Projects, infrastructure and international collaboration:
Scientific drilling in Sweden is supported by the Swedish Research Council.
The Alnö complex: A messenger from the Earth’s mantle
Carbonatites and kimberlites are believed to be “messengers from the Earth’s mantle”. Carbonatites are rare igneous rocks that form intrusive and extrusive suites and usually contain at least 50% carbonate minerals. Globally, there is only one known active carbonatite volcano, located in northern Tanzania. Carbonatites and associated alkaline igneous rocks, due to their rareness and the information they may carry about the mantle, deserve special attention. The Alnö complex in central Sweden is presumably one of the largest of the few known alkaline and carbonatite intrusions in the world. Alnöites are melilite- and carbonate-bearing ultramafic lamprophyres that were first described from the island of Alnö in central Sweden. Since its identification over a century ago, the Alnö complex has been extensively studied for its origin, mantle composition and diamond exploration. The c. 30 km2 Alnö alkaline and carbonatitic complex is a Late Precambrian intrusion in Early Proterozoic gneisses and migmatites, located in the northwest of Alnö island. It is one of two similar complexes in Scandinavia, the other being the Fen Complex in southeastern Norway. The inferred explosive origin for the Sälskär vent, that forms part of the complex, is a unique example of a large fossil carbonatite eruption. Despite its unique and globally significant nature, the structural relationships between the Alnö complex and associated lithological units of the surrounding rocks are poorly known at depth. For example, the depth extent, dip and dip direction of carbonatitic rocks have only been extrapolated from surface geological observations and, hence, requires robust constraints. The intrusion mechanism(s) is a matter of controversy and of great interest to geoscientists worldwide.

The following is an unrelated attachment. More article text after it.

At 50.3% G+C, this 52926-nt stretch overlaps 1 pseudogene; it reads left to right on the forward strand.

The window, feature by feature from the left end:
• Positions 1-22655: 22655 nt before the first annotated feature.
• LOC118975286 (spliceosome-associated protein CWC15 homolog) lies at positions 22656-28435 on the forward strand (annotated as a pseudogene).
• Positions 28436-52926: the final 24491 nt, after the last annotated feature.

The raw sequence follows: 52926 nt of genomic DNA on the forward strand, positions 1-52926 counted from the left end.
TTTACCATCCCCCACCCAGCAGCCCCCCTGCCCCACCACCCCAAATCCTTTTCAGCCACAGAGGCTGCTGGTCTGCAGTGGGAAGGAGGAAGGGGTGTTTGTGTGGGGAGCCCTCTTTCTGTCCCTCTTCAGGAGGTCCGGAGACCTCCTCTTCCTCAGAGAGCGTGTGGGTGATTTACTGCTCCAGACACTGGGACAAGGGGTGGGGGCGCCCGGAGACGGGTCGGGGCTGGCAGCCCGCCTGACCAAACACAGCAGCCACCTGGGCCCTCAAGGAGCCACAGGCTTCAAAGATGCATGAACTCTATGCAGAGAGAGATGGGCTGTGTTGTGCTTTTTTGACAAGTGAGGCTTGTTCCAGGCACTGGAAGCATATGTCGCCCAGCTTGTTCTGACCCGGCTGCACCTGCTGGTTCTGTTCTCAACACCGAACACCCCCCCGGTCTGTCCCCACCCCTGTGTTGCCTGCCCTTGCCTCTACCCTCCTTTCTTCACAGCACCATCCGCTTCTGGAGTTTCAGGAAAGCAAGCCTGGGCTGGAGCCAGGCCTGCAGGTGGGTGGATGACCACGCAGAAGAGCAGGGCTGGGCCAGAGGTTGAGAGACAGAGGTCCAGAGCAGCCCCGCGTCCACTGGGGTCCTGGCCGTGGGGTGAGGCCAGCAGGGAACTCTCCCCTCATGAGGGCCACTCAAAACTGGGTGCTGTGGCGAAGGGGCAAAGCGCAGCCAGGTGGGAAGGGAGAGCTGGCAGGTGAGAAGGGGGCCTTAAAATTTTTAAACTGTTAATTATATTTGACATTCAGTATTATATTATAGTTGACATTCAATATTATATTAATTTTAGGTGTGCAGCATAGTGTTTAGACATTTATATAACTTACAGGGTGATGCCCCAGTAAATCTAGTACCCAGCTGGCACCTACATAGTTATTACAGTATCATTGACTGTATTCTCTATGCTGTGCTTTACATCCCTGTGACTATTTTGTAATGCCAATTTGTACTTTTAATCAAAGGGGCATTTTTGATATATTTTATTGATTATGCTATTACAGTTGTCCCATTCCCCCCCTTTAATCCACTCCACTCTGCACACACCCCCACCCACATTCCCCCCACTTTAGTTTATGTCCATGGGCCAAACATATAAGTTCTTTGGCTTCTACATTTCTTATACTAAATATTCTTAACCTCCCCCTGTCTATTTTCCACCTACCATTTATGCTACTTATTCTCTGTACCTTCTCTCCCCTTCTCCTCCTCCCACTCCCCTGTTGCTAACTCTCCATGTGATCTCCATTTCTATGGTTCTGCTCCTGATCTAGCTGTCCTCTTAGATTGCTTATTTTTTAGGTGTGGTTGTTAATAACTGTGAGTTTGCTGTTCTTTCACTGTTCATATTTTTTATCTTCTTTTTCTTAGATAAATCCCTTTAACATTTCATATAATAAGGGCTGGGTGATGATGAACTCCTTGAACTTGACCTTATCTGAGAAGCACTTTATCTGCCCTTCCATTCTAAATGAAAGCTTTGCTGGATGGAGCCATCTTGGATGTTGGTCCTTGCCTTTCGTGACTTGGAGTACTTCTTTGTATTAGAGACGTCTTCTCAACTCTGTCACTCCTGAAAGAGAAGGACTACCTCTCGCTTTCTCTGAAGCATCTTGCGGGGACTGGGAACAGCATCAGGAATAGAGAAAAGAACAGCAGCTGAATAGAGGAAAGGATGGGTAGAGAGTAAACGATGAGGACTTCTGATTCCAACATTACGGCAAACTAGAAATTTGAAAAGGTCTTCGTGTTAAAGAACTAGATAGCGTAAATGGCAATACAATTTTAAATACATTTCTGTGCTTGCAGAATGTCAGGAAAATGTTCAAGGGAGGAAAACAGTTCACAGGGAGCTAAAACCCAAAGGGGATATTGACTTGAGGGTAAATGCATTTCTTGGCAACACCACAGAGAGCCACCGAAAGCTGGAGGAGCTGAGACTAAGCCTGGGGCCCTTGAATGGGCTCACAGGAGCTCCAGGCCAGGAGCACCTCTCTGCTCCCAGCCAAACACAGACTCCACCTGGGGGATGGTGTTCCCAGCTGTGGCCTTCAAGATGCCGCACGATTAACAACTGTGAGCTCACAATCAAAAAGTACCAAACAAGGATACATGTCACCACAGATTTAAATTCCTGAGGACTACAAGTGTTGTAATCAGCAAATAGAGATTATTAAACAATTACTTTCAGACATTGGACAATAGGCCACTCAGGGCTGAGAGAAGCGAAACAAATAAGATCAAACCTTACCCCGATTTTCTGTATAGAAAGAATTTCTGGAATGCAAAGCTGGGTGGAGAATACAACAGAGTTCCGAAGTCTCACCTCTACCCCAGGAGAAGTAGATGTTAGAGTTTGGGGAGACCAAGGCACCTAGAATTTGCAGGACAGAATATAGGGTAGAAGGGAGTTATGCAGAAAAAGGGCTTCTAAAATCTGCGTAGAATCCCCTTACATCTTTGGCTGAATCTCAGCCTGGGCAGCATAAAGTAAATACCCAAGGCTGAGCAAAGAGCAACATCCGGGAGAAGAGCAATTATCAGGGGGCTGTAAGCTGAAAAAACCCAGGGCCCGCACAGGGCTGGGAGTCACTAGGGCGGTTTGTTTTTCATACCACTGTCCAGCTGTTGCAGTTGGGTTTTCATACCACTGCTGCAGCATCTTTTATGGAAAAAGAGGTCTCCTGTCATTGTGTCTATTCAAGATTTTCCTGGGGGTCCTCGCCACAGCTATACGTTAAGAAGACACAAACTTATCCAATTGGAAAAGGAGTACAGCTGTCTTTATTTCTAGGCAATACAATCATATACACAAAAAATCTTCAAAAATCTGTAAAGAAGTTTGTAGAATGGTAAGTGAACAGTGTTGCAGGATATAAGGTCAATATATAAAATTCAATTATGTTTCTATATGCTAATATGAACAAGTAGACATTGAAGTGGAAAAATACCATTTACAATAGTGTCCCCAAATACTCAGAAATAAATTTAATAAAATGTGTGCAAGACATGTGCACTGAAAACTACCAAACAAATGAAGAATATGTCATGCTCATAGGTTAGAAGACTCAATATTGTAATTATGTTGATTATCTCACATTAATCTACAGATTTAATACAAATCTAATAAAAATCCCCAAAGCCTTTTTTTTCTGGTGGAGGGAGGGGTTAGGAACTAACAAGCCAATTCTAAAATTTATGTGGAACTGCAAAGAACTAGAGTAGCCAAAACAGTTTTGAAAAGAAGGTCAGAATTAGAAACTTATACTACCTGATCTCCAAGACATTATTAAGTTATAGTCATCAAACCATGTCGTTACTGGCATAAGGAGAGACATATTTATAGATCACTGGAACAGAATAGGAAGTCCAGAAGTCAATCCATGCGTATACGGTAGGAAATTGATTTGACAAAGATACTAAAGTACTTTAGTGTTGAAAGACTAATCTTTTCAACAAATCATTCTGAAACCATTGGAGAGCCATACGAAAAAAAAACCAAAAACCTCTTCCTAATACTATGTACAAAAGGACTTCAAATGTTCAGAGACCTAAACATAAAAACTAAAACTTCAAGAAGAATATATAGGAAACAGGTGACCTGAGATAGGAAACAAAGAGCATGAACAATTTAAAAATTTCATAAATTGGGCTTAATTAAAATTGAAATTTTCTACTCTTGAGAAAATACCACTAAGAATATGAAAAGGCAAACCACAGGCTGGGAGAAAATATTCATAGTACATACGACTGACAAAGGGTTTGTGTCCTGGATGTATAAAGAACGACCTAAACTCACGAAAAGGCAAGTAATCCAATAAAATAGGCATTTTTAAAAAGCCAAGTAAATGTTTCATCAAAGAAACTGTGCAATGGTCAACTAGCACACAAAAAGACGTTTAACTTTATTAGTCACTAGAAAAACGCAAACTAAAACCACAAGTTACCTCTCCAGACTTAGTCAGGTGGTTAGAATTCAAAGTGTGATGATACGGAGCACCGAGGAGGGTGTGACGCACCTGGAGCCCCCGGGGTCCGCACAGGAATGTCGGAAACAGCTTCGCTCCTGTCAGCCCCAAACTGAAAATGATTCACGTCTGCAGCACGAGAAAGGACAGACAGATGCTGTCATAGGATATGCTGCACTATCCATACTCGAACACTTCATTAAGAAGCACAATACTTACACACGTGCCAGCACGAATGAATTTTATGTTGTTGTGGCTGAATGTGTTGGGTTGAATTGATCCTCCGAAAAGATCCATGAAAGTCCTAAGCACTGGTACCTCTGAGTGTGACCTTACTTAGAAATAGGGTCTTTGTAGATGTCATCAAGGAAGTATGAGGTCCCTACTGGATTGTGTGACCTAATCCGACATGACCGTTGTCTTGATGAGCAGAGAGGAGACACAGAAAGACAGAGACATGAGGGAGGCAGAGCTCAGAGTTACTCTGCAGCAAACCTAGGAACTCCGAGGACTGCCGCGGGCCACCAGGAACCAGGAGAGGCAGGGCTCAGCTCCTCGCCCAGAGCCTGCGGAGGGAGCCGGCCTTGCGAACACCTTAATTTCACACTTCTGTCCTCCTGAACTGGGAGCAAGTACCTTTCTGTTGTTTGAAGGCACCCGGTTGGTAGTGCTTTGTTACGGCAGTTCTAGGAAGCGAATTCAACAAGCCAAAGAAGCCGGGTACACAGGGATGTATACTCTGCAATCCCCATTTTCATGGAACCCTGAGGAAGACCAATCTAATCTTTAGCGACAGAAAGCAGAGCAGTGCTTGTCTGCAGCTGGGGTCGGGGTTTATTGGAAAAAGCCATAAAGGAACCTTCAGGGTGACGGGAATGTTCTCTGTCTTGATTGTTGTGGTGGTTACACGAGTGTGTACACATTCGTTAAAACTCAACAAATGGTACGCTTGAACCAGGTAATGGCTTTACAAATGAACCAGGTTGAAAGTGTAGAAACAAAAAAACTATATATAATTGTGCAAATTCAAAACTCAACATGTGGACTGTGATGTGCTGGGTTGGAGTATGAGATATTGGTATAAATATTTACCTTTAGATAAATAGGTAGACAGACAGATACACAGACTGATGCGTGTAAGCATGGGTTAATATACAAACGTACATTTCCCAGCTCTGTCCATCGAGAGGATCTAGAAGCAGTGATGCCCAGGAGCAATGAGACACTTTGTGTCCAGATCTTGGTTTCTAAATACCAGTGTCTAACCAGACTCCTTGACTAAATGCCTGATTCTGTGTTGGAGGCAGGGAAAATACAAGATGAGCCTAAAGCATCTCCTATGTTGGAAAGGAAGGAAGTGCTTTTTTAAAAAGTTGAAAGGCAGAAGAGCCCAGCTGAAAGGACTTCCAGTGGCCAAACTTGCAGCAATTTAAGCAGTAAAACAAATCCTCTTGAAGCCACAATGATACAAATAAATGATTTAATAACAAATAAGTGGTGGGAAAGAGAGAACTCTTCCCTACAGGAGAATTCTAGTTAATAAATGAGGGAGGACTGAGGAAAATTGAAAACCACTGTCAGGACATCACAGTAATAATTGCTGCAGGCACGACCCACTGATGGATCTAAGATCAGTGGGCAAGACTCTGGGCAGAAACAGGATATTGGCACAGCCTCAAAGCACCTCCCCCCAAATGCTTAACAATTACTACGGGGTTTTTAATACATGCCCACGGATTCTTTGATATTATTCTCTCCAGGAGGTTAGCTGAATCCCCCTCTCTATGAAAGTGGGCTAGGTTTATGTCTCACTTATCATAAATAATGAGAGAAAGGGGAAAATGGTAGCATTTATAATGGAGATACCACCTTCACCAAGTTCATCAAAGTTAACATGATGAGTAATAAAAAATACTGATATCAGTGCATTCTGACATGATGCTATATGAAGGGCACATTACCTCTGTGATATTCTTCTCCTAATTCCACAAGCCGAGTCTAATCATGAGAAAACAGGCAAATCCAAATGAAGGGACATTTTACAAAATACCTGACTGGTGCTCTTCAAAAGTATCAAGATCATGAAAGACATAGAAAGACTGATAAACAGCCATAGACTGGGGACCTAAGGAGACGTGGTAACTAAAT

By drilling in two or three key locations within the Alnö complex (e.g., central and marginal parts of the complex), we aim to unravel a series of key scientific questions that have for a long time engaged the geoscientific community. These are: (i) what is the intrusion mechanism(s), (ii) what is the spatial, geochronological and compositional relationship between the main Alnö intrusion and the inferred Sälskär carbonatite breccia vent, (iii) what is the origin of the carbonate minerals and its implications for mantle processes and (iv) what are the petrophysical properties of the main lithological units in the Alnö complex at depth.